3g8 MADURA DISTRICT
ôf Pamban, Laterite covers a considerable part of the District.
Further particulars will be found in Mr. Bruce Foote's account in
Memoirs, Geological Survey of India, vol. xx.
The botany of the central portion of the District presents no points
of special interest. Along the coast occur areas covered with the red=
sand wastes (teris), which are so extensive in Tinnevelly, and with
brackish swamps. These exhibit the flora characteristic of such tracts'.
The most interesting region botanically is the Palni range. Dr. Wight
visited this in 1836, and recorded his observations in the Madras
Journal of Literature and Science the next year. He says that in the
course of about fifteen days he collected little short of 1,500 species of
plants; and he thought that the flora of the hills would be found on
examination to include almost four-fifths of the whole flora of the.
Presidency, and to present- a vast number of species peculiar to the
locality. In the same journal for 1858, Colonel Beddome published
a list of more than 700, species of plants (exclusive of Compositae
Gramineae, and Cryptogams not determined) which he found on this
range. It is thus evident that the locality is well worthy of detailed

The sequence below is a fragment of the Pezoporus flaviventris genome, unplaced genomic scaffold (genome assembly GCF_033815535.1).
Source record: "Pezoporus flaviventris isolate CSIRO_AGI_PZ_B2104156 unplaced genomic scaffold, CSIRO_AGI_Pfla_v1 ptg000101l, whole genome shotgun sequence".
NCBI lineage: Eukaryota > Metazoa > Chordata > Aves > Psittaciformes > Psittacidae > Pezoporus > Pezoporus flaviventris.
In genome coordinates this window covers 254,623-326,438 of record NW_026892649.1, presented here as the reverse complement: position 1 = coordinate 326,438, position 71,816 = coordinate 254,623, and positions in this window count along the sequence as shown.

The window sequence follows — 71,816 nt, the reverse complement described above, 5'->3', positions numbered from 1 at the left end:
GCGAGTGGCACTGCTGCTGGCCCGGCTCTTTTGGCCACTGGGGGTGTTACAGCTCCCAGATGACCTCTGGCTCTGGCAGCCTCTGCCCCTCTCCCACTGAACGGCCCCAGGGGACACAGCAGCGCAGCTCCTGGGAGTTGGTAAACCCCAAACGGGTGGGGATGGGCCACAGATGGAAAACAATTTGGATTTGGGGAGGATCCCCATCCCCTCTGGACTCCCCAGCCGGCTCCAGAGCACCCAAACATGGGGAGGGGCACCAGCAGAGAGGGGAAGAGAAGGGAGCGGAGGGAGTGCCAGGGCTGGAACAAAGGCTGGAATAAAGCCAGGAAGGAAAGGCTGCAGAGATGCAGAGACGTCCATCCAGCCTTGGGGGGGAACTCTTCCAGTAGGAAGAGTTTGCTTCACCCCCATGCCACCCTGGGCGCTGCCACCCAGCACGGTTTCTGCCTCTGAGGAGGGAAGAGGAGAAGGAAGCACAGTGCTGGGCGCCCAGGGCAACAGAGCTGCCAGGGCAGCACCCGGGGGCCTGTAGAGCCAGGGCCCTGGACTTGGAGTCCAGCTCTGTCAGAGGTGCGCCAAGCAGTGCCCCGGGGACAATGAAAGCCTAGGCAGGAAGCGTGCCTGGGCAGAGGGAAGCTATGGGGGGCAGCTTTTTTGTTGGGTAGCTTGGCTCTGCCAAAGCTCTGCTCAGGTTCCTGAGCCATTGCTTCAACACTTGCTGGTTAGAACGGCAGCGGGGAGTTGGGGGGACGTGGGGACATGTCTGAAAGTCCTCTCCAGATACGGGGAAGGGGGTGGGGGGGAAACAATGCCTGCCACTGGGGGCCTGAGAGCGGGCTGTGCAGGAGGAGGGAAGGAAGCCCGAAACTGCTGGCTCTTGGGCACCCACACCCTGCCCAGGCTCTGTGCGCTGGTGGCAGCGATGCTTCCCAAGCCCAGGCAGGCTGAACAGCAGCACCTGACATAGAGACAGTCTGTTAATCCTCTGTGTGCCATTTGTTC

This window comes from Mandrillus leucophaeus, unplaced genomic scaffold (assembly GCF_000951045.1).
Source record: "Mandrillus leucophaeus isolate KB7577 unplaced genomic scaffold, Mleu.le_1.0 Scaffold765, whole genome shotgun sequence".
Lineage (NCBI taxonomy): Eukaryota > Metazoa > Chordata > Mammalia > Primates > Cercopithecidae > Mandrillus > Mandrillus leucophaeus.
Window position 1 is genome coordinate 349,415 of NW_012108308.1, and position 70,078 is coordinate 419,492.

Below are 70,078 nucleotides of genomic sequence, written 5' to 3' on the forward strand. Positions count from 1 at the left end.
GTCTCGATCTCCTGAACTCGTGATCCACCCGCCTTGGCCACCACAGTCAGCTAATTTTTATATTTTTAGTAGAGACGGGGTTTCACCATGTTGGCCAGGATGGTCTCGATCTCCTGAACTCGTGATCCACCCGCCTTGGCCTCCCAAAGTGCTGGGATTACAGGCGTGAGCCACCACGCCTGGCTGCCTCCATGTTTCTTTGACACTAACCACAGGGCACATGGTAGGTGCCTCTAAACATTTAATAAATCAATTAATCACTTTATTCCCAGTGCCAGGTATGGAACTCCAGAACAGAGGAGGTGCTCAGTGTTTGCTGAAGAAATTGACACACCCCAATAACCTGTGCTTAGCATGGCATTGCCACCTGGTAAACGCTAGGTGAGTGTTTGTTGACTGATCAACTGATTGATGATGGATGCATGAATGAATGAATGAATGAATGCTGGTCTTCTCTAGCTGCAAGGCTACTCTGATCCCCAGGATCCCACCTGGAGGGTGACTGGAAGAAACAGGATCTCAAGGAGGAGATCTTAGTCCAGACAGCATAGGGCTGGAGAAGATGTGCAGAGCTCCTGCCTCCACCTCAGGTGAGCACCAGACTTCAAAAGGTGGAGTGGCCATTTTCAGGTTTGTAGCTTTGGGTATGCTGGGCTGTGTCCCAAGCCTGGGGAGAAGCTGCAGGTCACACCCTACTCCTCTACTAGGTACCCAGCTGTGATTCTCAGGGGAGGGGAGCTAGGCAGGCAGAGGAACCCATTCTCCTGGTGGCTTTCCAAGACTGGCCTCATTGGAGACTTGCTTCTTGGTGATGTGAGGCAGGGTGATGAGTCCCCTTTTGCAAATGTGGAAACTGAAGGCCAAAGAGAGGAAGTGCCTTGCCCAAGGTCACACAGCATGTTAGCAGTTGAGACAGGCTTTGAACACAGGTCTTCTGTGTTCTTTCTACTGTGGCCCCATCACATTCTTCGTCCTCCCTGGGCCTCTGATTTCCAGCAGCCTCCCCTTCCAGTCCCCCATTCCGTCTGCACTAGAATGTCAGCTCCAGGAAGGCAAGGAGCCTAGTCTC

examination by botanists.
The hills to the west contain all the larger game usually found in
such localities: namely, tigers, leopards, bears, elephants, bison (gazer),.
Nilgiri ibex, s(zmbar, and spotted deer. The opening up of neighbour-
ing areas to the' planting of coffee and the ravages of wild dogs and
native shikâris are, however, reducing the game. In the plain country
antelope are common, especially towards the sea.
the climate is hot, dry, and variable. There is no real cold season
in the plains, but the air is pleasantly cool from November to February.
The mean annual temperature at Madura city is 84°, compared with
83° at Ma ~s. It is considerably less on the island of Pamban, at
places lik~ digul, and in the Kambam Valley. The climate of the
upper Palm %s is probably one of the finest in India, resembling that of
the Nilgiris. The District is not regarded by the natives as healthy,
on account of the prevalence of malarial fever.
The annual rainfall of the District as a whole, omitting the Palnis,
usually varies from 26 to 36 inches, averaging about 30 inches. Of
this, more' than half is registered during the north-east monsoon in the
last three months of the year, about one-fourth during the four months
of the south-west monsoon from June to September, and only one
seventh during April and May. The distribution, however, varies, very
considerably in different parts of the District, especially during the
south-west and north-east monsoons. During the first three months
of the year, for example, the heaviest rain is to be expected along
the sea-coast and among the hills that enclose the valleys in the west:
The early showers of April and May are usually fairly abundant in the